What are neighbourhood care teams?

Neighbourhood care teams are a specific example of integrated care.

These are usually local teams comprising health and social care professionals, sometimes supported by housing professionals or the voluntary sector, that work with people with long-term or multiple conditions or the frail elderly. The service user usually has access to a case worker or navigator for a single point of access, medical records are usually shared between the members of the team, and members of the team may be drawn from different organisations. Their aim is to support people to remain in their own homes and live as independently as possible, and to avoid unnecessary hospital admissions.

They may also be known as integrated local care teams, locality care teams, virtual wards, neighbourhood teams or similar. Neighbourhood care teams or similar models are a feature of many local Sustainability and Transformation Plans (STPs).

What examples are there of neighbourhood care teams in practice?

The document from NHS England on new care models (1) provides examples of a couple of schemes similar to neighbourhood care teams, namely Fylde Coast Local Health Economy and Stockport Together.

Other examples include:

What’s the evidence for neighbourhood care teams?

A Nuffield Trust report (2) looking at different community interventions including integrated health and social care teams found no evidence of a reduction in hospital admissions, but this may be due to ‘case finding’ identifying previous unmet needs, and any reduction in admissions may only happen in the long-term.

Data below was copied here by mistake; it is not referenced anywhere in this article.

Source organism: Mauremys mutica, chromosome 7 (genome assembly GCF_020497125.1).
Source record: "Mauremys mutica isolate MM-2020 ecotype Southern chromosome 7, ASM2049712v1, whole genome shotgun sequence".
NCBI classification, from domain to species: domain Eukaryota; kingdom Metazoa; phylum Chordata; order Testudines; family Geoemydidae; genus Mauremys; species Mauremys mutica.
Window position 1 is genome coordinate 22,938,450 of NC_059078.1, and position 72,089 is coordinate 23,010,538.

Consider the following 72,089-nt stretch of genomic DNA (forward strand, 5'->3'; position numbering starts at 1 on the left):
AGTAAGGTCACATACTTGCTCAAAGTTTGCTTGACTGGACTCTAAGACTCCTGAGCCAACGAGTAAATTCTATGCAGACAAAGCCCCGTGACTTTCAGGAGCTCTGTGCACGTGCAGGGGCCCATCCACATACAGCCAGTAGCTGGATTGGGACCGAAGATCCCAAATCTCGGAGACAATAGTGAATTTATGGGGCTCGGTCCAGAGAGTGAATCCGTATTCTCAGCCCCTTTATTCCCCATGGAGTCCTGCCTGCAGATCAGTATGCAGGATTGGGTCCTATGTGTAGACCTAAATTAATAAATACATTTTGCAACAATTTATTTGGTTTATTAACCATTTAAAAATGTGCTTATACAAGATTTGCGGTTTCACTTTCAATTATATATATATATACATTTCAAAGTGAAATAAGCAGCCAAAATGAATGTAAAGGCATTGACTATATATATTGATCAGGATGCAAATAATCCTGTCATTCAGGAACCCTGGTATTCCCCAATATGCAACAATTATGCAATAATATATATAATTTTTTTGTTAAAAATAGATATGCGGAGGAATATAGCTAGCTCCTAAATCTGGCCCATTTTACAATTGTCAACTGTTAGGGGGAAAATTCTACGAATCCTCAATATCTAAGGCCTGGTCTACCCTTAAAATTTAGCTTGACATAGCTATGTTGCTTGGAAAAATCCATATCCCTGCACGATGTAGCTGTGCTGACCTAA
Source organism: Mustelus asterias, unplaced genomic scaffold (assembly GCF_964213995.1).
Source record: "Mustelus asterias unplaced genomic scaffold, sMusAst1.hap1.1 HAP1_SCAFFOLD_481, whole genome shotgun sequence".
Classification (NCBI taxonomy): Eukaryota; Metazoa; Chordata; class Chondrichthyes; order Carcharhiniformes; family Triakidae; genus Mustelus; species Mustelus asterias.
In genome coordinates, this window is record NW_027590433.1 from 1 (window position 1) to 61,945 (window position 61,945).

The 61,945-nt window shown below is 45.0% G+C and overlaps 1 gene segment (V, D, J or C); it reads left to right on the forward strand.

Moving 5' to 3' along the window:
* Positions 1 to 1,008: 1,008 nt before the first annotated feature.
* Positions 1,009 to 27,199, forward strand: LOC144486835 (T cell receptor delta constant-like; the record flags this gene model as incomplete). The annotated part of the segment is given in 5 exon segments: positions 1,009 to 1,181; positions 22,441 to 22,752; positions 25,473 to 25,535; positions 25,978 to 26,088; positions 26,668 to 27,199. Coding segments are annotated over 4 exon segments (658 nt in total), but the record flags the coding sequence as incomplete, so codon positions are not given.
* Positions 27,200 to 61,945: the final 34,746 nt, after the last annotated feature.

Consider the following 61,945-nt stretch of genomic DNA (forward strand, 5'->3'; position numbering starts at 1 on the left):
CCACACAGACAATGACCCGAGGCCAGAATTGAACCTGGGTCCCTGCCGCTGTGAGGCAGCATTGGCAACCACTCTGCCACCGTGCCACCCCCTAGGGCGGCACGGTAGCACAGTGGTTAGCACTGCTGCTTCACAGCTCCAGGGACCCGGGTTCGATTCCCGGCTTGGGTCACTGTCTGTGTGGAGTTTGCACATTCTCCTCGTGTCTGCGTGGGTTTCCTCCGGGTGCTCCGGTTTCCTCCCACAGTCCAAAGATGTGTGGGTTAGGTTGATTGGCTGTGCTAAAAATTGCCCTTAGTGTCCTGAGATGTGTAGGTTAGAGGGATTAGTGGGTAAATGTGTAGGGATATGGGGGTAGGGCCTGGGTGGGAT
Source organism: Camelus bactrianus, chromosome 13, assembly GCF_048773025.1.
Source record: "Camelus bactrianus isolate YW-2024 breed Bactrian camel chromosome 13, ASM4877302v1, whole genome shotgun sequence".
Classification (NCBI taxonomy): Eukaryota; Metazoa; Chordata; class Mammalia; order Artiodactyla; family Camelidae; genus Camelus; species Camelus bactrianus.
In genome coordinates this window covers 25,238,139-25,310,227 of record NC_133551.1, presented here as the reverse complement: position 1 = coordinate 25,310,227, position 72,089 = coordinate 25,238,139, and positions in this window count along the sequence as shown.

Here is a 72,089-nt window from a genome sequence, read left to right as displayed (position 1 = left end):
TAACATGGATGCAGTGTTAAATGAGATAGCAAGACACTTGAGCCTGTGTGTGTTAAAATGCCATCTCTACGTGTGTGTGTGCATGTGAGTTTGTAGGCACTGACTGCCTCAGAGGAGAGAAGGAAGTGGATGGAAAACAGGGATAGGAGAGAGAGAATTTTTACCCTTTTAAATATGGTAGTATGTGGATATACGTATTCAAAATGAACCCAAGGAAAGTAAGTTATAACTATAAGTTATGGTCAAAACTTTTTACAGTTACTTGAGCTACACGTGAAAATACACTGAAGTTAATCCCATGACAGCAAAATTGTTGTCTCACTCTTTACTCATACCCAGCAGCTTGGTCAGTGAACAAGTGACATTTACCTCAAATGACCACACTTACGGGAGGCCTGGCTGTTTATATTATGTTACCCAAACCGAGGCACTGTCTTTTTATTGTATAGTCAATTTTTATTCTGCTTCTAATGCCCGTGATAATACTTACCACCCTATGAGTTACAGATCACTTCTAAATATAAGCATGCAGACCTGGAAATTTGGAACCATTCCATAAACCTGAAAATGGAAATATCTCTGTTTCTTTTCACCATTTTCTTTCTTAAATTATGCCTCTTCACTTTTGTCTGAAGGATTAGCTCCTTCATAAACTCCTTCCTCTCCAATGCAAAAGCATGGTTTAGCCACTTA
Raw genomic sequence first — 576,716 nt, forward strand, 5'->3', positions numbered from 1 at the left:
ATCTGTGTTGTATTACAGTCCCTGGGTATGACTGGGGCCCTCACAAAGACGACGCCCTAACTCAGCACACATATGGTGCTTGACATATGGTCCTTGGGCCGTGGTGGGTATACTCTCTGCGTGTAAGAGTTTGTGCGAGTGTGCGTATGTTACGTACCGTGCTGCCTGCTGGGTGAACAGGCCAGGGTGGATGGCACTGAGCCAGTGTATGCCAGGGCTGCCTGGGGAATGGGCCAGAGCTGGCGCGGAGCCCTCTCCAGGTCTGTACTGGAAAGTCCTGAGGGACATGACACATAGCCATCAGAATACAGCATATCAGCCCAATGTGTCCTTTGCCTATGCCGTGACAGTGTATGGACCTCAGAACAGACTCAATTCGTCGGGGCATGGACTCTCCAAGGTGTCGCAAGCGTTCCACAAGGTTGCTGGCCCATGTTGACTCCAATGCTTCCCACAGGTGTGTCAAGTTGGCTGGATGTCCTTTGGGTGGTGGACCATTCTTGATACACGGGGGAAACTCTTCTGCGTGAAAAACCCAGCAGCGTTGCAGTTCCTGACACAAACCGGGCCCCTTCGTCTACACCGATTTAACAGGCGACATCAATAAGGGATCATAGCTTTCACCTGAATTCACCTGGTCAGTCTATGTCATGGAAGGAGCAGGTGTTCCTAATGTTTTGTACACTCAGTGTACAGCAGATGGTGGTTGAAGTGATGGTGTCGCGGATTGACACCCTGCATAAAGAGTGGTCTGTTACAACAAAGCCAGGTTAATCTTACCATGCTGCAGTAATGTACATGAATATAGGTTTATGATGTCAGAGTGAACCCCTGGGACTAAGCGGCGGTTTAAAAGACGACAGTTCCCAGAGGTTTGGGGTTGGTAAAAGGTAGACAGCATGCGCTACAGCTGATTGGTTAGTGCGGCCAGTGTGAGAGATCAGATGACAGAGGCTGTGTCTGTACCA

However, there is evidence (3) that co-ordination of care through integrated teams improves patient experience and quality of life, and some evidence that chronic care management models are associated with lower costs.

Further reading

  1. NHS England (2016). New care models: Vanguards – developing a blueprint for the future of NHS and care services https://www.england.nhs.uk/wp-content/uploads/2015/11/new_care_models.pdf
  2. Nuffield Trust (2011). An evaluation of the impact of community-based interventions on hospital use https://www.nuffieldtrust.org.uk/files/2017-01/evaluation-community-based-interventions-hospital-use-report-web-final.pdf
  3. King’s Fund (2015). Care co-ordination through integrated health and social care teamshttps://www.kingsfund.org.uk/projects/gp-commissioning/ten-priorities-for-commissioners/care-coordination
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